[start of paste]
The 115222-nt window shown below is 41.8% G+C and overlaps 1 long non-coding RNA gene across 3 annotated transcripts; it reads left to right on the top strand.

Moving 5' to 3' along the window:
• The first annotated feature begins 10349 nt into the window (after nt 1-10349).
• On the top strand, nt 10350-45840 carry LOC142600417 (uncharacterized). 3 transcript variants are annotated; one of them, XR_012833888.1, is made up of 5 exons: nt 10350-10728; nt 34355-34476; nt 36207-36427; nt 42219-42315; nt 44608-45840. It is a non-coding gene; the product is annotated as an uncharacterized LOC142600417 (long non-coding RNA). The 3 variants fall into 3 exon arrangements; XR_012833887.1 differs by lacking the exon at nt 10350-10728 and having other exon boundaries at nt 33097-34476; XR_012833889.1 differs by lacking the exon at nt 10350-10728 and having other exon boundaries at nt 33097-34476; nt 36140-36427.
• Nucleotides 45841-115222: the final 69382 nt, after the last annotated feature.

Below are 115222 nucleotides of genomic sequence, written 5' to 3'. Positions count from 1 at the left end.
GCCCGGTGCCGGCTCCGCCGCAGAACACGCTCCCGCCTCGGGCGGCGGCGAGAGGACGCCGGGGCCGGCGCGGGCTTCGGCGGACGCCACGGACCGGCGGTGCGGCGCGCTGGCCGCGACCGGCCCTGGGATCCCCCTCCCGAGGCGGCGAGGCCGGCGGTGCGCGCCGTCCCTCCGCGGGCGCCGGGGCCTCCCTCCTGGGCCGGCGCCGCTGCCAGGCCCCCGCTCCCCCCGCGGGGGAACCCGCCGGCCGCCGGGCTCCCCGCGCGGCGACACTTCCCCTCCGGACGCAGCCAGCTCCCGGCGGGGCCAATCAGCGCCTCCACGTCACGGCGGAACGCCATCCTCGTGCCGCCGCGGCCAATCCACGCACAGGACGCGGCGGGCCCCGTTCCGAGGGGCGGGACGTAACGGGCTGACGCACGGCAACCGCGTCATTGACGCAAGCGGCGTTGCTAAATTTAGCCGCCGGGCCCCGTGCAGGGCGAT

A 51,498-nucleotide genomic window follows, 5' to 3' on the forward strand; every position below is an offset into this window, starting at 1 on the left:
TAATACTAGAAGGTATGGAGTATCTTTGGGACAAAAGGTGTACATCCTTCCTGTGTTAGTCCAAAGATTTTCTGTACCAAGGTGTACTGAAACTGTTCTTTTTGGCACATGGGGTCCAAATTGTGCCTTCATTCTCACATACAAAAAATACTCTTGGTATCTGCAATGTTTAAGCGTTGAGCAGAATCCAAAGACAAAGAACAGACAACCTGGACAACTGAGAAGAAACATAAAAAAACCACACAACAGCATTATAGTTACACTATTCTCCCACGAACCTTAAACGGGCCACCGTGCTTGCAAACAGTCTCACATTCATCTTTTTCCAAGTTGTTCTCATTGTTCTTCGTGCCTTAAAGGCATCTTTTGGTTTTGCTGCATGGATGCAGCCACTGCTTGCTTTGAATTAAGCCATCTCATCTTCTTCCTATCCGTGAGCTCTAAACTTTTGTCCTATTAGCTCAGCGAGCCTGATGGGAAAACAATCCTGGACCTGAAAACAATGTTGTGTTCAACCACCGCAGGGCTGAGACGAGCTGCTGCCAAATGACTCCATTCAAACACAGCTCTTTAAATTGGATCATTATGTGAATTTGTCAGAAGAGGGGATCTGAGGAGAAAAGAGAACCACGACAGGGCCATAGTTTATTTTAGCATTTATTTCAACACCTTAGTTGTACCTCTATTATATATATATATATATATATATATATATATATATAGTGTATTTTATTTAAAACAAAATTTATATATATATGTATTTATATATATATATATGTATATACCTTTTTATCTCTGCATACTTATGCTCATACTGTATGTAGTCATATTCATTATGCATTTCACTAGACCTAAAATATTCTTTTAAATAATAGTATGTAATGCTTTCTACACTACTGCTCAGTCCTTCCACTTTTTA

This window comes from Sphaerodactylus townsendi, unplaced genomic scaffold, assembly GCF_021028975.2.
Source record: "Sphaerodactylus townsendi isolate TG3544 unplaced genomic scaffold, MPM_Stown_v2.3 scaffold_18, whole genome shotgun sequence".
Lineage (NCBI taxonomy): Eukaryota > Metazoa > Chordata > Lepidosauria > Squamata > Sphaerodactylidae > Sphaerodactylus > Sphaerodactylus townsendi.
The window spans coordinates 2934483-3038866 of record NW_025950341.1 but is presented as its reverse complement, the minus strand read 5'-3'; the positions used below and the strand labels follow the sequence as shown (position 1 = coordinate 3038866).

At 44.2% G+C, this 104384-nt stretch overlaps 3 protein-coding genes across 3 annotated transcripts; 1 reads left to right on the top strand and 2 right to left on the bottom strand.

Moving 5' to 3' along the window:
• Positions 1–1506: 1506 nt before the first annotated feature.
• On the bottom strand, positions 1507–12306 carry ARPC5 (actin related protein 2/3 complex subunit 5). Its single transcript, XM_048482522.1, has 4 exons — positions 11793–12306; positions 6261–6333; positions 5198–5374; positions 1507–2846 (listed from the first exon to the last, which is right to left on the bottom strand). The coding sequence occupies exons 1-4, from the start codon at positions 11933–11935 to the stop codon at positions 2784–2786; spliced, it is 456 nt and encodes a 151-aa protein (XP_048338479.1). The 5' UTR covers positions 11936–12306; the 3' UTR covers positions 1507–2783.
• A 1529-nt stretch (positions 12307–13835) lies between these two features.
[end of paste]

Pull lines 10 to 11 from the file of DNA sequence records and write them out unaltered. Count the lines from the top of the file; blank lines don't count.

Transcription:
This window comes from Sphaerodactylus townsendi, unplaced genomic scaffold, assembly GCF_021028975.2.
Source record: "Sphaerodactylus townsendi isolate TG3544 unplaced genomic scaffold, MPM_Stown_v2.3 scaffold_18, whole genome shotgun sequence".